Placid Madonnas Please Antisocial Men Of Genius In 'Almanac'
Madness and genius make a familiar literary couple whose success with readers, I suspect, depends on a certain amount of gratified vanity: who wouldn't like to imagine that their moods and eccentricities are down to brilliance? Ethan Canin's new novel is about the "the unremitting quarantine" of this type of genius — a genius transmitted from father to son like a curse — and about the fight to reject this dark inheritance. But as the book does not seem to admit the possibility of women having intellectual lives, my critical faculties were happily unimpaired by an inflated ego resulting from identification with the characters. I can remain clear-eyed when I tell you that all of Canin's painfully and beautifully-evoked male struggles were lost on me: I was looking at the women in the background.
Even as a child, Milo Andret is an intuitive topologist. He can map the world around him with unerring precision, but has no emotional or social intuition. Precocious and antisocial, he ends up a young graduate student of mathematics at Berkeley, "a savant from the woods." There, he throws himself into one of the great unsolved mathematical puzzles of the century.
Milo wants "to live so that he could solve a great problem," but as he embarks on his life's work, his mind begins to betray him. It is full of "Elusive bits. Scattering intuitions. The instinctive way-signs eluding him. His ruinous failure outside the window day and night like an assassin." He gains a professorship at Princeton, where his failures compound each other: drinking, disastrous affairs, and academic disappointment. He assaults another professor, whose wife he has been sleeping with, and his life at Princeton comes to a close. At this point, a little less than halfway through the novel, we discover that it is being narrated by Hans, Milo's son, who is just as mathematically talented and just as lonely as his father, but perhaps not quite as doomed.
You befriend, in fiction, hosts of monsters, rapists, and killers. This is the awe and terror of literature: finding kinship where you don't expect or want it. You keep company with Humbert Humbert, and you like it. I have loved worse monsters than Milo Andret, but his genius is unappealing, his charm nonexistant. Milo, we are told but never shown, holds strange appeal. Women in the novel all seem to want to sleep with him: the pretty secretary, the wives of colleagues ("some mild beauty with a colored drink in her hand"), the reporter who has "already been to bed with two Pulitzer Prize winners."
It's not clear why they want to sleep with him, but silence on that point is typical of this book, in which women are always audience, never actors: they are a calming hand, a pretty face. Milo orders for them in restaurants, follows them, ignores them when they say no. Sometimes they "pretend resistance," but then they fall into a familiar sequence: blush, titter, accede, climax, cry. "Stop following other people's rules," one tells him. "you're beyond them."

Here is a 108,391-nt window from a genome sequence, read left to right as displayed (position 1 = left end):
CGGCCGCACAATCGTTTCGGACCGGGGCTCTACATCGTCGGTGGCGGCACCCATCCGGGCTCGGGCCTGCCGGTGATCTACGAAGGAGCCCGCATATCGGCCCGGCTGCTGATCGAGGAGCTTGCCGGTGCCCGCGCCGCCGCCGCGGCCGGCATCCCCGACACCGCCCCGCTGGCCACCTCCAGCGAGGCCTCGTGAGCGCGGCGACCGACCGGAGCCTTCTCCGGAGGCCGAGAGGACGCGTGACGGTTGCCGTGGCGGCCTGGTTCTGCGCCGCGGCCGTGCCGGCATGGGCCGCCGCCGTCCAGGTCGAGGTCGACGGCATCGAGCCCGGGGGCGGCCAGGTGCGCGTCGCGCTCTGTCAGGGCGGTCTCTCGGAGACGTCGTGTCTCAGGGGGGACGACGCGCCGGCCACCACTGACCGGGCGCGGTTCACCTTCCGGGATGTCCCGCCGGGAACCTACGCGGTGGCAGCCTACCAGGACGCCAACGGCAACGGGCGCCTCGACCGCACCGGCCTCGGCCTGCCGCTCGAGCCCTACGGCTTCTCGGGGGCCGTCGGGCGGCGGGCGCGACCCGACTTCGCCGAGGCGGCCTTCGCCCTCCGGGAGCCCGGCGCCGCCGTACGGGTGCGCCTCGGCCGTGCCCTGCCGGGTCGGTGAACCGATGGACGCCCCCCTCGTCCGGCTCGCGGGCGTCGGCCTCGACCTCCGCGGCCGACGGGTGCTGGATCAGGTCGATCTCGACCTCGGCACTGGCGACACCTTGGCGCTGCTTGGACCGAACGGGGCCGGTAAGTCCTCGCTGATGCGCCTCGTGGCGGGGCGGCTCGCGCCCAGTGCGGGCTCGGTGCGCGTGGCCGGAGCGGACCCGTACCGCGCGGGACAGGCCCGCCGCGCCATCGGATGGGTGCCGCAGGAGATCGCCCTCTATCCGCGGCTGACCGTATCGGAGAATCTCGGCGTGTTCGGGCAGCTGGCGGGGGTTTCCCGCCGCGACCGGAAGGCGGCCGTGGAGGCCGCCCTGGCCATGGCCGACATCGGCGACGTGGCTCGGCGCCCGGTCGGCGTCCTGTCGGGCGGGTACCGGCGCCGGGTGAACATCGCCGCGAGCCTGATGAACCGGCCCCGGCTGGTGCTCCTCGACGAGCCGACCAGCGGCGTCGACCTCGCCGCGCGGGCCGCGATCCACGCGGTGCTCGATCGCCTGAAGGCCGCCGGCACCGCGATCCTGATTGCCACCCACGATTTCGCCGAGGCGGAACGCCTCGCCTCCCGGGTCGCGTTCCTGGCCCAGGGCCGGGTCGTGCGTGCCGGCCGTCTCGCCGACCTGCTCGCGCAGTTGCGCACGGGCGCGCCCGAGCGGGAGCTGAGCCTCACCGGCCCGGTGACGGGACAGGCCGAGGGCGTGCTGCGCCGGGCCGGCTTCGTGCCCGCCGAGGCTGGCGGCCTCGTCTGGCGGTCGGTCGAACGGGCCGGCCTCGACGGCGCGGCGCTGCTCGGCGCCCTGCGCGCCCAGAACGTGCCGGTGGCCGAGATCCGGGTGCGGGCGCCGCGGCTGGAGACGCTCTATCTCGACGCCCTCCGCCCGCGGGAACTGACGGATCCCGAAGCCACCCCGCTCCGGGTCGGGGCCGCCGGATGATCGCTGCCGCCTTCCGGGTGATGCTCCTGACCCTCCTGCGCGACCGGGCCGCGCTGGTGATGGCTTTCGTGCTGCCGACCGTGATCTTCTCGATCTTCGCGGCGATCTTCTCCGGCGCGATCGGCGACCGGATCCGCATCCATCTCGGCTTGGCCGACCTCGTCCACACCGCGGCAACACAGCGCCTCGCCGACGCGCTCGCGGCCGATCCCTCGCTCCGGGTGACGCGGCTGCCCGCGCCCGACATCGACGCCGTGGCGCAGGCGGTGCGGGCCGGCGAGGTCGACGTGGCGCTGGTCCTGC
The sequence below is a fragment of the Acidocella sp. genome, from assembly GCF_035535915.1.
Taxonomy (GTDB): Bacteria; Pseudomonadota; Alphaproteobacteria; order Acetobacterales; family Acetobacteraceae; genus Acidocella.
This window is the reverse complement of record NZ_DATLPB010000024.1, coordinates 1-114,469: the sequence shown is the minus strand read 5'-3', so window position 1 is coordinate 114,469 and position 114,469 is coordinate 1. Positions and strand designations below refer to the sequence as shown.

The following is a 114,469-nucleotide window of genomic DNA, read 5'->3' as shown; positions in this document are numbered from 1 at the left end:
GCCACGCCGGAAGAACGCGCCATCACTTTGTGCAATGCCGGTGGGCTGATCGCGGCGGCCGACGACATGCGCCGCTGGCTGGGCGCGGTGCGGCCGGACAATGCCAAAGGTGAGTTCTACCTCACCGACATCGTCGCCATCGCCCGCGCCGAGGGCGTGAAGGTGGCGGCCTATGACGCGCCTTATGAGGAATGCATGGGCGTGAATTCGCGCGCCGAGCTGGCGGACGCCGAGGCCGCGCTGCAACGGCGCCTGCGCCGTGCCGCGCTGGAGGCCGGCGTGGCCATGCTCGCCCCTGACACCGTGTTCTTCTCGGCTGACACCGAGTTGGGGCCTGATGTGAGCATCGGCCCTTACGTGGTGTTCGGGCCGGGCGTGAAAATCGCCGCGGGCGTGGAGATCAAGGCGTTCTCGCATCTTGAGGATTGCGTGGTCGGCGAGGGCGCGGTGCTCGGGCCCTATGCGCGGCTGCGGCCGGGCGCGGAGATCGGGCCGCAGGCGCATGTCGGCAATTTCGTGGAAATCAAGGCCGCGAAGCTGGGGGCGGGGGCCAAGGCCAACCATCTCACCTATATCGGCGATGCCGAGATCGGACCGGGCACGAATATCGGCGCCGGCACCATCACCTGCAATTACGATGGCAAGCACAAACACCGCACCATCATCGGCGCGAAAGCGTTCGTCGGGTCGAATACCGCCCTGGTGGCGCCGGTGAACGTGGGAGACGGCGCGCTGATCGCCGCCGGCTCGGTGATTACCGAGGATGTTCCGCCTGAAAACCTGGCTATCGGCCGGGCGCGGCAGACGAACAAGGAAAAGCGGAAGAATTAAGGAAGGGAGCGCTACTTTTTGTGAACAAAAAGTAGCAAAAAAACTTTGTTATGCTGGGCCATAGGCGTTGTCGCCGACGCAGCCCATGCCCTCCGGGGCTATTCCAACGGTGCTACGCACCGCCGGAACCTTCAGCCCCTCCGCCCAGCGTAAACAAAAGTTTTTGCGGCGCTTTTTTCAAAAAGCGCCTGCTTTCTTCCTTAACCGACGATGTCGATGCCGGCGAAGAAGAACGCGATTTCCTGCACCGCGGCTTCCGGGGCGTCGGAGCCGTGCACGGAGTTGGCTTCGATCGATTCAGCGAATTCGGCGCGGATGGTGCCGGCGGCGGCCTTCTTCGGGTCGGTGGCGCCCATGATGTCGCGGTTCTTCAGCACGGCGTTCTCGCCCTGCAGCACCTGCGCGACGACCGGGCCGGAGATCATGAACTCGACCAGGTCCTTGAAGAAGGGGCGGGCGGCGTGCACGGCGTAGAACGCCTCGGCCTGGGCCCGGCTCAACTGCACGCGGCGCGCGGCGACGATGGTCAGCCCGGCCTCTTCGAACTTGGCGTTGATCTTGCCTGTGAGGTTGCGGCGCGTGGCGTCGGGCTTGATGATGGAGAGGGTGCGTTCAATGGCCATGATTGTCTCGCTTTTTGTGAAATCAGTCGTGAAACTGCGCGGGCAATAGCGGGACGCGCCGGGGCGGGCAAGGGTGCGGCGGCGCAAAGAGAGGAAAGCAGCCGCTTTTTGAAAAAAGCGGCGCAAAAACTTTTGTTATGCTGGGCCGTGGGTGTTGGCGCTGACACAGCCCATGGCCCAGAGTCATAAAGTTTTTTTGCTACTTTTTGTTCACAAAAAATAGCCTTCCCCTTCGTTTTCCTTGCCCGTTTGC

Bad characters do not make a book bad, and masculine striving and female accommodation are things you find in real life. Canin's women do chafe in their bonds. In one such moment, Hans and his mother sit on a dock by the lake:
"My mother looked up at the cloud of wings and feelers. 'Mayflies,' she said.
'They seem to be committing suicide in pairs.'
'You're right.' She leaned back and let out a sigh. 'They're mating.'"
But we glimpse her sorrow, never her mind. Here she is, acquiescent and sad like T.S. Eliot's "infinitely gentle / Infinitely suffering thing." Even when confined, women's inner lives are just as large as men's — but you would not know it from A Doubter's Almanac.
When women are brilliant, as some of them in this novel are, the brilliance is not epic or complex — it is just noted, never sounded. Paulette, Hans' sister, is as smart as he is, but we never hear about her research. Nor that of one Russian mathematician Milo has an affair with, who talked about "Soviet politics or academic mathematics, the way other women might talk about roses or the house."
But mostly, Canin's women are placid, suffering Madonnas, innocents in thrall to men of genius. Milo's wife, Hans writes, "washed and washed. She tidied and tidied... Apologized and apologized... She was a creature who lived to serve others. If that is the criterion one uses for loveliness, then my mother was the paragon of loveliness." But what a definition for loveliness! Cleaning and apologizing. Because of the author's skill, Canin's women look almost like real ones, but closer examination reveals that they are just furniture: soft, accommodating, stable, and ancillary.
Like a certain topologist who can map the world but not the heart, Canin renders half the world with precision and beauty — but, as for the other half, like Milo, he does not even know what he can't see.
Annalisa Quinn is a freelance journalist and critic covering books and culture.
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